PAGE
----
It is a measure of what has happened to Arregui in the course of the novel that this thought is a compliment, not a dismissal. Throughout the book, illustrating every theme, giving structure to the whole narrative, Molina has been telling Arregui the plots of movies he remembers, expertly evoking actors and actresses, sets and lighting:
and everything is swallowed up in darkness, except his table, which has a glass top, with light coming from underneath the glass, so their faces catch the light from below, and their bodies cast a rather sinister shadow on the walls, gigantic-looking….
The movies are about a girl from the Carpathians who turns into a panther when she’s kissed, the French singer who learns to love the Nazis, zombies and witchcraft in the Caribbean, a Mexican star who sells herself to save the man she loves, a down-and-out reporter who writes romantic songs on the side. Arregui understands, as Molina doesn’t, that these films deal in sexual terror, that they conjure up a universe ruled by the mutual fear of the sexes, but blurred by images of doting sacrifice and incursions of the supernatural.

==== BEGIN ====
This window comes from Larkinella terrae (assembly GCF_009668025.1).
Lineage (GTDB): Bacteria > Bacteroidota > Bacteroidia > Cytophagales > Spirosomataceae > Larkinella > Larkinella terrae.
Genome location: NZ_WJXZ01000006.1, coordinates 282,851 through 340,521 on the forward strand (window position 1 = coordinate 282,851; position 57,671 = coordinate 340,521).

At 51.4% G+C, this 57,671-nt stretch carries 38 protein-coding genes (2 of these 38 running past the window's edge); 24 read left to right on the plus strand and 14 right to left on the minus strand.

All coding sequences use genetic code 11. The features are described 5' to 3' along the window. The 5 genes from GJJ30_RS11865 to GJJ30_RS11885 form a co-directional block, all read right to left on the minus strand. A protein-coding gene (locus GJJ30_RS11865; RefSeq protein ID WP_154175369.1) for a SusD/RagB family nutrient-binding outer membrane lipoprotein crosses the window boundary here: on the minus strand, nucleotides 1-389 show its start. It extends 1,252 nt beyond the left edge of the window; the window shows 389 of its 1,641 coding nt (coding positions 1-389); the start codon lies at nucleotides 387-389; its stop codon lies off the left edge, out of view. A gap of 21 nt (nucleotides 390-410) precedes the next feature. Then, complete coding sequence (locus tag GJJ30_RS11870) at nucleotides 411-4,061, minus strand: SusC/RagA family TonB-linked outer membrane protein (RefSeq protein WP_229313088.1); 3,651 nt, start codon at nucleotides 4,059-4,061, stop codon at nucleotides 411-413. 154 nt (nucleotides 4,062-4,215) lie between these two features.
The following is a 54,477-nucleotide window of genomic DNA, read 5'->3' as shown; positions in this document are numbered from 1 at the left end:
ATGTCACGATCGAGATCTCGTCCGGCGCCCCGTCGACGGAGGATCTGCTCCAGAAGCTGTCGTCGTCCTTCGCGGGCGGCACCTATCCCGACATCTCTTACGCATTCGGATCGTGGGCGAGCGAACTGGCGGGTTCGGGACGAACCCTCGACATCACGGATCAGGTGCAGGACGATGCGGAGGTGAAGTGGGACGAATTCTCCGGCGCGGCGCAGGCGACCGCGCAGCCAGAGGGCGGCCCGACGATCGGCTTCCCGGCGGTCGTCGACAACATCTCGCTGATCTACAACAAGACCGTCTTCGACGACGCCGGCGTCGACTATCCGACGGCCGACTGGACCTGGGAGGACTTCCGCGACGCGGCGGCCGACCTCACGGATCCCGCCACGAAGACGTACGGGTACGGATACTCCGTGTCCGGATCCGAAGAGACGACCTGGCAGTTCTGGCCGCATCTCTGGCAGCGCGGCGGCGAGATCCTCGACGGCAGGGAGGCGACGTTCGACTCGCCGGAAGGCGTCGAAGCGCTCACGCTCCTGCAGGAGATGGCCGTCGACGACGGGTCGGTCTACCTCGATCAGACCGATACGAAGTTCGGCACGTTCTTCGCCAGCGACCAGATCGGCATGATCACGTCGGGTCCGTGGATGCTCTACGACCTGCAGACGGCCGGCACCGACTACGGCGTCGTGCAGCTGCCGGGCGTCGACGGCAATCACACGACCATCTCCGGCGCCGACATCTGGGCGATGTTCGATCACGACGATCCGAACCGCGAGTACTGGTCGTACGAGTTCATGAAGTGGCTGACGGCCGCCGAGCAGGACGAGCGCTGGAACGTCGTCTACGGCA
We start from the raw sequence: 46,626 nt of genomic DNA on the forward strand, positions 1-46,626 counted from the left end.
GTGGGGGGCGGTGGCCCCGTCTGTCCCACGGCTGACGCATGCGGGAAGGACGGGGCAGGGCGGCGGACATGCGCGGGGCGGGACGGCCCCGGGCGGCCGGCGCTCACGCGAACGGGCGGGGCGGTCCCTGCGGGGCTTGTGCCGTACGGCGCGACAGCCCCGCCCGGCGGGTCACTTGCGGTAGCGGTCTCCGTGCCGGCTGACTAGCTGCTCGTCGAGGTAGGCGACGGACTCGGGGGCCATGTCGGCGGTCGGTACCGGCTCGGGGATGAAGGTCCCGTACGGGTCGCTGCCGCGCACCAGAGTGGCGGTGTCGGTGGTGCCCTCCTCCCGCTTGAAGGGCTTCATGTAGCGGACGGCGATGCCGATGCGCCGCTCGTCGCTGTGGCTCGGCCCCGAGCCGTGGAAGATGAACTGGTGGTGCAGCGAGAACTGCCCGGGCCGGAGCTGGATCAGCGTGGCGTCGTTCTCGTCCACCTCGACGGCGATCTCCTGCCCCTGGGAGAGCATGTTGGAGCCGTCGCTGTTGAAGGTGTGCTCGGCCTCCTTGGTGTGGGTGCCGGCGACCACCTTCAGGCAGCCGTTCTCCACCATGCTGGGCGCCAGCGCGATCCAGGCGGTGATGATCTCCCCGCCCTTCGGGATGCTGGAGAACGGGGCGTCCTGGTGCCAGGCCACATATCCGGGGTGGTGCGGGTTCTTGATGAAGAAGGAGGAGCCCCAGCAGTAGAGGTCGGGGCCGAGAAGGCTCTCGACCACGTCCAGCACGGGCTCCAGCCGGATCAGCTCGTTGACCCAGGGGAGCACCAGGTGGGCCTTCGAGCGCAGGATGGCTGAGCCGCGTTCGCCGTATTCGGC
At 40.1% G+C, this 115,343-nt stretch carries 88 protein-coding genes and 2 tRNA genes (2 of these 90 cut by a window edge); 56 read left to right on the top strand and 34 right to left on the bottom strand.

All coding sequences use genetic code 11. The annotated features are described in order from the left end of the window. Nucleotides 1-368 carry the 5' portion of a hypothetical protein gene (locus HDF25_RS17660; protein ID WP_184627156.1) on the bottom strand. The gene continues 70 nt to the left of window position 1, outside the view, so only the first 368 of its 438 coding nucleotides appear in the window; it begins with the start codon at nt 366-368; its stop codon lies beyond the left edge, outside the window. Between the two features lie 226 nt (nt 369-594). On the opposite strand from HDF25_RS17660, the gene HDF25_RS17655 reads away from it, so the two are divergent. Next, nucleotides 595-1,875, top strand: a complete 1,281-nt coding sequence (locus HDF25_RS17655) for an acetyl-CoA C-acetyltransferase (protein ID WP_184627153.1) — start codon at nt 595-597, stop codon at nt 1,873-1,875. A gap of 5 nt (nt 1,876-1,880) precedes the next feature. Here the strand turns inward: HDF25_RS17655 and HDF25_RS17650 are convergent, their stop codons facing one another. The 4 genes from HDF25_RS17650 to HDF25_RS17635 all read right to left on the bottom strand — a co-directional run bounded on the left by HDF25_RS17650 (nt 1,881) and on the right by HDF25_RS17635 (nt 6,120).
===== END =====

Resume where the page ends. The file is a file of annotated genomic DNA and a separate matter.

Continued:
But then Arregui has to learn to enjoy the movies as Molina does. He comes to see the rags of humanity hanging to these stilted tales, something his stern Marxism could not have taught him. Even Nazi junk, as Arregui correctly identifies the film about the French singer, corresponds to genuine desire as well as to the instructions of a vicious propaganda. When Arregui at last tries to invent a movie himself and makes Molina the star—“You’re the spider woman, that traps men in her web”—he is revoking the implications of the first movie Molina recounted, the one about the panther woman. And from the kiss that Arregui and Molina then exchange, if from nowhere else, terror has been banished. This begins to sound like one of Molina’s movies, but Puig manages to end his novel before sentimentality, coming round again, knocks over the precarious truth he has rescued from the eager arms of romance.